No Toes set foot in door at Wal­cott Open House

The Star (St. Lucia) - - LOCAL - By Lau­rent Jean Pierre (Jomo)

“I look in the rearview and see a man ex­actly like me, and the man was weep­ing for the house, the streets, that fuck­ing is­land . . . . so I leave it for them and their car­ni­val – I tak­ing a seabath, I gone down the road.”

~ Derek Wal­cott

Since the No­bel Lau­re­ate dust has set­tled, I can see more plainly. I can peep clearly through the open spa­ces in the fa­cade of the Wal­cott House open­ing cer­e­mony. Though, this is not to pick a quar­rel with any­one in par­tic­u­lar (pa paski bwèt chikann mwen vid); in­stead it’s sim­ply to think aloud, if think­ing aloud is al­lowed, and to en­gen­der con­ver­sa­tion.

On a sunny Sun­day af­ter­noon all was set for the long-awaited au­gust, in­au­gu­ral cer­e­mony, with the added pomp of the Royal Saint Lu­cia Po­lice Band at the rib­bon-cut­ting rit­ual for the re­fur­bished child­hood fam­ily home of our No­bel Lau­re­ate, the god of let­ters, now (re­duced and) in­ducted into the ranks of weep­ing knights.

The newly erected ed­i­fice was fab­u­lous and well set in all its splen­dour and opu­lence. It was decked with gor­geous ver­nac­u­lar ar­chi­tec­ture, à la Cas­tries, with a feel of the 1940s. The struc­ture buzzed loudly with fit­ting colours: white, yel­low, grey and green painted on lo­cal wooden trel­lis, awning win­dows, jalousies, dòmèz, galta, (the kweyol word for at­tic), cor­nered by an ex­quis­ite pe­tite court­yard with or­nate trop­i­cal flora. It sim­ply depicts a classy, vin­tage ver­nac­u­lar ar­chi­tec­ture at its best.

In­deed, ku­dos for the en­tire work­man­ship, in­clud­ing the imag­i­na­tive and cre­ative en­ergy be­hind it all. One could see clearly the sat­is­fac­tion and pride in the pea­cock steps of the chief struc­tural de­signer and his com­rades as they pa­raded the open court­yard.

At last, it was time to par­take in the long awaited his­tory-in-the-mak­ing event, where Grass Street and Chaussee Road would bind to­gether to hon­our their favourite and most cel­e­brated sons, the Wal­cotts, and it would stand to rea­son that the peo­ple of “Lawi Zèb” would be an in­te­gral part of the fes­tiv­ity.

More so, it was an ideal op­por­tu­nity to cre­ate a pleas­ant ‘melée mlange’ of the mi­grants and res­i­dent pop­u­la­tion, en­com­pass­ing var­i­ous artis­tic gen­res, sea­soned with di­verse, cul­tur­ally dis­tinct flavours.

Alas, what was ex­pected and sup­posed to have been a cel­e­bra­tion of, by and with the lo­cal com­mu­nity and in­vited guests/mi­grants alike, turned out to be oth­er­wise. A gen­try cul­ture in ah Grass Street? The cel­e­brants were mainly from without, like vis­it­ing mi­grant birds. Thus, the true “in­sid­ers” or ac­tual res­i­dents of Grass Street and the neigh­bour­hood were left as by­standers to ‘sneak peek’ into the in­ner cir­cle of the flock of in­vi­tees con­nected with the aes­thete, eru­dite gen­try of the so­ci­ety. Imag­in­ably, many of them were the fine-tuned favourite feath­ered friends from the bour­geoisie, nou­veaux riches and par­ti­san elite. Yes in­deed, ah gen­try’s cul­ture in ah Grass Street!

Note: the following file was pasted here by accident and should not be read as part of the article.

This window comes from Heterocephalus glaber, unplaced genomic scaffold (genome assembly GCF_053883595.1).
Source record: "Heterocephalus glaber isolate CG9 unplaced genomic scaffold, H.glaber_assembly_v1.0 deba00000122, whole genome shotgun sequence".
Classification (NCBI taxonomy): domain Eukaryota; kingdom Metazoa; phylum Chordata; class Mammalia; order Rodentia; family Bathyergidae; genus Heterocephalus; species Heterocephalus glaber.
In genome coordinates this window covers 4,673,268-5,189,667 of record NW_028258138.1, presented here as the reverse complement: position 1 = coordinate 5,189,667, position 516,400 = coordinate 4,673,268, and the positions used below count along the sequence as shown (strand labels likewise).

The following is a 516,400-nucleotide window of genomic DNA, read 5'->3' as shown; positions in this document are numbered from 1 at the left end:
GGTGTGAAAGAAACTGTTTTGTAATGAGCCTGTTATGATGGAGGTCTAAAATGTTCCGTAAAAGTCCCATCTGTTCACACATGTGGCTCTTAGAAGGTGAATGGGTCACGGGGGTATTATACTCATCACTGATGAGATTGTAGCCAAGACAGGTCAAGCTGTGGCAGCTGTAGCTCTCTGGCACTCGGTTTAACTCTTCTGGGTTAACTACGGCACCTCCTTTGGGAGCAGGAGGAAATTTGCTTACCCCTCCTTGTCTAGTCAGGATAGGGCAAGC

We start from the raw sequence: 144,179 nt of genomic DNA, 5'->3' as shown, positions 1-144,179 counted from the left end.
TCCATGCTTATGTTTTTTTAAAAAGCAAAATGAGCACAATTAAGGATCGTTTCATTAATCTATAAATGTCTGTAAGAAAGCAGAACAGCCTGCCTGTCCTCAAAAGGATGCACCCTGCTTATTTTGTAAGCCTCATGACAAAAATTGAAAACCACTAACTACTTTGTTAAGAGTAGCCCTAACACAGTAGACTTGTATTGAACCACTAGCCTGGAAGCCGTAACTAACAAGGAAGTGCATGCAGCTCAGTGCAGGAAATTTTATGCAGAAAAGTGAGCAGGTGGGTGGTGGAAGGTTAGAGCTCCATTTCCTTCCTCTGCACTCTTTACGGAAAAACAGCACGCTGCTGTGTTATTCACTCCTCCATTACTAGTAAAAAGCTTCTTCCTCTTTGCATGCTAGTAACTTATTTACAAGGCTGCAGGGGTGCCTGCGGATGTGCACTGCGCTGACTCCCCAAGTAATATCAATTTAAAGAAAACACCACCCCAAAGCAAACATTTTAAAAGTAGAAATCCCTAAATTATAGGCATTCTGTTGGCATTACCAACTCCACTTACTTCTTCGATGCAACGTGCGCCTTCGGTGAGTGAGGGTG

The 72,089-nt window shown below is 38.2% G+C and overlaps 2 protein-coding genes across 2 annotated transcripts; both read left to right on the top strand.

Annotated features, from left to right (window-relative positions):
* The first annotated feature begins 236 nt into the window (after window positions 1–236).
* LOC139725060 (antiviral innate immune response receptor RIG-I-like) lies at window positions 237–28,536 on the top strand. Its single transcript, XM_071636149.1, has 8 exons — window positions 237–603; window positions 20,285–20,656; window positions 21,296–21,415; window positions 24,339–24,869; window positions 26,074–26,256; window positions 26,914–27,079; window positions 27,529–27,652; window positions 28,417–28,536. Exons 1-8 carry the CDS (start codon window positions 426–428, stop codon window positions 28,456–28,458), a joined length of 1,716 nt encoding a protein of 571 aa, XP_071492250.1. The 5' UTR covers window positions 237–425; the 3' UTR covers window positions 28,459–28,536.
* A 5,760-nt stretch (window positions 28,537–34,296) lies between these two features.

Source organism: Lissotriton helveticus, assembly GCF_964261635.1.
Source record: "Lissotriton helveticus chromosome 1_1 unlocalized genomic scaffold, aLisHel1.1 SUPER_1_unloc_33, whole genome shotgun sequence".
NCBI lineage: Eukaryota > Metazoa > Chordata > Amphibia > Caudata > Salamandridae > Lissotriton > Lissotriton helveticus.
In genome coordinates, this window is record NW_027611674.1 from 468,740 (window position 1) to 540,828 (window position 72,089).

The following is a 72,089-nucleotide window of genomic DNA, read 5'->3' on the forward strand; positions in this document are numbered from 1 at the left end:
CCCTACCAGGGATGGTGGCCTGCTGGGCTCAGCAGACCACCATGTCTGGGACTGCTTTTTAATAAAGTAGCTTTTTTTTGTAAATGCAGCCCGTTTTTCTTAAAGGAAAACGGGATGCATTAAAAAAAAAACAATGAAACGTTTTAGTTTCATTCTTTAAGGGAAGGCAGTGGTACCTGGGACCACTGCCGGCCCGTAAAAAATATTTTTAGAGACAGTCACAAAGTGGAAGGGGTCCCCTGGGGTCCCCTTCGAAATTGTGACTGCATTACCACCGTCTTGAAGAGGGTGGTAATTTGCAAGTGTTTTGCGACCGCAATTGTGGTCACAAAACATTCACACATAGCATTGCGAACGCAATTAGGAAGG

Per­haps they were ter­ri­fied that the res­i­dent yard fowls would chase the un­usual mock­ing pul­lets for their hire-pur­chased plumage. Au con­traire, the yardies know very, very well why, “it’s a sin to kill a mock­ing bird.” More likely, the chip­per chat­ter of the homegrown birdies would have muf­fled the flut­ter­ing jin­gles of the cer­e­mo­ni­ally clad Po­lice band play­ing ju­bi­lantly on be­half of the loyal roy­alites, the very clones of mock­ing birds.

While the Po­lice band did its best to warm up the luke­warm ego­sphere, the cel­e­bra­tion seemed to lack fes­tive vigour be­cause there was No ‘Toes’, No steel band, No ‘pay ban­nann’, No black boys, No Ras­tas drum­ming, No ‘Tan­bou Mélé’, No ‘anba gòj’, No ‘Lawòz’, No ‘La Magrit’, and No ‘and so on’. No!

The life blood of Lawi Zèb ‘man­may lakay’ was bar­ri­caded out of the fête in the name of traf­fic con­trol and se­cu­rity. For me, there was a weird feel­ing in the air, since the grass­roots and tap­roots were left out­side of the party to be­come stand­bys and/ or in­vaders/on­look­ers. I cringed at that sight!

It would ap­pear that the ‘ones’ for whom the shrine had been ded­i­cated and erected were left out of the sanc­tu­ary, in sim­i­lar fash­ion to the leg­end of the Taj Ma­hal. The ashes of whom the tem­ple was erected to house were thrown out by the de­sign­ers them­selves. The ques­tion arises, for whom was the Wal­cott House built?

On that day, what should have been a cel­e­bra­tion of ‘the peo­ple’, in­ter­laced with the works of their own yard folks, Roddy and Derek, in a liv­ing street the­atre set­ting went a-beg­ging. Cer­tainly, an ‘ole mas’ with steel pan mu­sic, ‘tan­bou’ with so­cial com­men­tary (old mas) re­gard­ing cul­ture,; por­trayal in dance, pageantry, po­etry, mu­sic and colour would have livened up the bash. Derek would, per­chance, have arisen from his wheel chair, for­get­ting his ‘weep­ing’ by just pranc­ing to de steel pan beat into de yardies’ car­ni­val. His own car­ni­val!

Si mwen di’ou sa fè mwen la penn Ou kay di sa vwé Si mwen di’ou sa pen­nitwé mwen Ou pé di sa vwé Sé man­may Lakou Zèb-la pa té adan séléb­wasyon-an?

The too stiff open­ing fes­tiv­ity felt more like a Sankey gospel con­cert or a “go pwèl” get-to­gether. Suf­fice it to say, the show and sub­ject mat­ter were not as mean­ing­ful and flam­boy­ant as the aes­thet­ics of the struc­ture.

The re­cently opened Wal­cott’s place in Grass Street Cas­tries.

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